Go to China, and, like walking into the “Cheers” bar, “everybody know your name” the moment they see your face, because that’s how people’s identities are now being verified in the Asian nation. Banks, airports, hotels, and even public toilets are using new advanced facial recognition technology, the Washington Post reports.
It might make some everyday tasks which would involve keys and passwords easier, but you have to wonder who else would be using this technology — especially in Communist China.
According to a report in The Washington Free Beacon, the technology is being used by police to track and analyze individuals’ behaviors, and the Chinese police say they use it to catch “bad guys”.
The aim is for the facial recognition data to merge with databases and create an “identity card”—containing criminal and medical records, travel bookings, online purchases, and social media comments—for every individual. The identity card would also include an image of the citizen’s face.
The Post described China’s plans for a pilot program as part of a larger scheme known as “Xue Liang,” which can be translated as “Sharp Eyes.”
The intent is to connect the security cameras that already scan roads, shopping malls and transport hubs with private cameras on compounds and buildings, and integrate them into one nationwide surveillance and data-sharing platform. It will use facial recognition and artificial intelligence to analyze and understand the mountain of incoming video evidence; to track suspects, spot suspicious behaviors and even predict crime; to coordinate the work of emergency services; and to monitor the comings and goings of the country’s 1.4 billion people, official documents and security industry reports show.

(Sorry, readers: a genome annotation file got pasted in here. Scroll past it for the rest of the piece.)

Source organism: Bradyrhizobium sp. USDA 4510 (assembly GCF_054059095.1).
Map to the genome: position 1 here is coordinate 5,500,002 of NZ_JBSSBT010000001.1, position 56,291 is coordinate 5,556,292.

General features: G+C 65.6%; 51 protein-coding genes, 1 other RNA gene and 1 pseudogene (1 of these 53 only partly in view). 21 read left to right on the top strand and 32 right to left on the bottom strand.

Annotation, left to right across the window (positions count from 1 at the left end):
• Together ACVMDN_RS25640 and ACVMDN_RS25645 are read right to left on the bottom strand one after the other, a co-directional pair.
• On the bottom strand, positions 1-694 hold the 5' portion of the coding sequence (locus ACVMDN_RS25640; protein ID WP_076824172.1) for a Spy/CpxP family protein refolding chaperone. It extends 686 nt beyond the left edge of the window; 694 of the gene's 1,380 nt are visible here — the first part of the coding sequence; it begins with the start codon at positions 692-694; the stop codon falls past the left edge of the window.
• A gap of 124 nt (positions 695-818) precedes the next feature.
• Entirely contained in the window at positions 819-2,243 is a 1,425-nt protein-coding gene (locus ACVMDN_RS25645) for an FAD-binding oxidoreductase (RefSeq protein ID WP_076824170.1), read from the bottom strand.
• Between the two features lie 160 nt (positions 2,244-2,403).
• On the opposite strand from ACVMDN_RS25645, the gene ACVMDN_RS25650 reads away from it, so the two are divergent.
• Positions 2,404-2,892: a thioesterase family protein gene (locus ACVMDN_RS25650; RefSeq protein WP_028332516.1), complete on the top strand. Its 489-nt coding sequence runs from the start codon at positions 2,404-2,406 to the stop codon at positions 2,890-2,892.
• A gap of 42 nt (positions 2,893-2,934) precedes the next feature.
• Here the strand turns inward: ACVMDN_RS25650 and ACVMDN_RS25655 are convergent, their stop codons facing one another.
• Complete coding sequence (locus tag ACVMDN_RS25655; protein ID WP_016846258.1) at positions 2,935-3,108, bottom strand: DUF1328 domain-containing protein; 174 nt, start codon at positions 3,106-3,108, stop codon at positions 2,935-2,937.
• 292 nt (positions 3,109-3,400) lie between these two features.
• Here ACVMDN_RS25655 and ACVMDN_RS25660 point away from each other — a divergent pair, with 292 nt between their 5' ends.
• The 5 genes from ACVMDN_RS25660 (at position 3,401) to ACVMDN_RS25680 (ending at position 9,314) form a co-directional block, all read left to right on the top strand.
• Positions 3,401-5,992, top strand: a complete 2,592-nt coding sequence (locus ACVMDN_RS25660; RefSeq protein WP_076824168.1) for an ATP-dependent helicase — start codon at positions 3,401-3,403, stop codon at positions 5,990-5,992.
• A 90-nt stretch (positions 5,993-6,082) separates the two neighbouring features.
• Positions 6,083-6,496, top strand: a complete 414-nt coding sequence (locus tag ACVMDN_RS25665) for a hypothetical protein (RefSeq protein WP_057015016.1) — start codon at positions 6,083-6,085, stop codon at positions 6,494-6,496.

The Post also noted that the program’s ultimate goal is to track everything people do, see and think. Tech executives working on the project say they intend to “shine a light on every dark corner of China, to eliminate the shadows where crime thrives.”
The “Sharp Eyes” project title is taken from communist slogan “the masses have sharp eyes,” and stems from Mao Zedong’s attempt to have citizens spying on one another, according to the chilling report.
German academic Adrian Zenz said the Chinese government “craves omnipotence over a vast, complex, and restive population.” He added that they are using the latest in surveillance technologies to do just that.
The United States also uses facial recognition when it comes to crime scenes and the national database of mug shots, but China wants to take it from criminal investigations to more nefarious purposes; such as tracking social activists and dissidents. They want to monitor entire ethnic groups and seek to “dominate the global artificial-intelligence industry, to apply big data to tighten its grip on every aspect of society, and to maintain surveillance of its population more effectively than ever before,” according to the report.
China’s government aims to make the video surveillance network “omnipresent, fully networked, always working and fully controllable” by 2020, official documents show.
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